Spain's Supreme Court has voided a contract including an exclusive-supply clause in favour of Repsol, following a judgment of the Court of Justice of the European Union ("ECJ") in which the ECJ confirmed that national courts are not precluded from assessing potentially anti-competitive agreements that had previously been subject to a commitments decision by the European Commission.
The dispute at stake concerned a lease agreement concluded between certain private individuals and Repsol with respect to a piece of land and a service station, which included a 25-year exclusive-supply obligation towards Repsol and the possibility for Repsol to set maximum retail prices. The contract in question was reviewed in 2006 by the European Commission, which concluded that the excessive duration of the exclusive-supply clause was restrictive of competition. Under the commitment decision adopted by the Commission, Repsol undertook to allow all service stations with which it had signed long-term supply contracts to terminate these contracts, subject to compensation payable to Repsol, and to refrain from concluding similar agreements in the future.
In 2008, and despite the commitments decision, the applicants brought several actions before the Spanish courts requesting the voidance of the contract, arguing that the long-term exclusive-supply obligation and Repsol's ability to set maximum retail prices were anti-competitive. The Supreme Court was ultimately seized of the case, upon which it referred a request for a preliminary ruling to the ECJ, asking, in essence, whether national courts can declare void an anti-competitive agreement when the Commission has previously accepted and declared binding a series of commitments relating to that same agreement.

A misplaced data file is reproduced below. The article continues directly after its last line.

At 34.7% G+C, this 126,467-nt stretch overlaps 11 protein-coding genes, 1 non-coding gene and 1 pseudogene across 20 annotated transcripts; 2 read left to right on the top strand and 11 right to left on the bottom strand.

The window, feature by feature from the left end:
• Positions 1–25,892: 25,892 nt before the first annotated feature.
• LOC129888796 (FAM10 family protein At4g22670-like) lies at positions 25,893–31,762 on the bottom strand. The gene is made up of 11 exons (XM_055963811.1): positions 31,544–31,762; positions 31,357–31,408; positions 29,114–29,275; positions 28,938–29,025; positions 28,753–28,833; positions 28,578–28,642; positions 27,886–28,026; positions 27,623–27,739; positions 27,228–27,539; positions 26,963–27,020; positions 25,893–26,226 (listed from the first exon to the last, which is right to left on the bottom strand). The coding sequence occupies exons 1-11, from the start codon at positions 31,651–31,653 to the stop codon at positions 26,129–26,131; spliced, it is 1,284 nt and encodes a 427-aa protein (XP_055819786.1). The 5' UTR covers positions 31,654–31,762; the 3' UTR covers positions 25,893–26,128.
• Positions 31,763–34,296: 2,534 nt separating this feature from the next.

The ECJ's ruling concluded that national courts have the final say concerning the anti-competitive character of an agreement, irrespective of whether commitments have been agreed upon with the Commission (see VBB on Competition Law, Volume 2017, No. 11, available at www.vbb.com).
Following this ruling, the Spanish Supreme Court, on 7 February 2018, partially upheld the applicants' claims and voided the controversial agreement, since it considered that the duration of the exclusive-supply clause was excessive. The judgment took into consideration the Commission's assessment in the commitment decision as evidence of the anti-competitiveness of Repsol's practices and found that the disproportionate duration of the exclusivity clauses foreclosed market entry and, hence, restricted competition.
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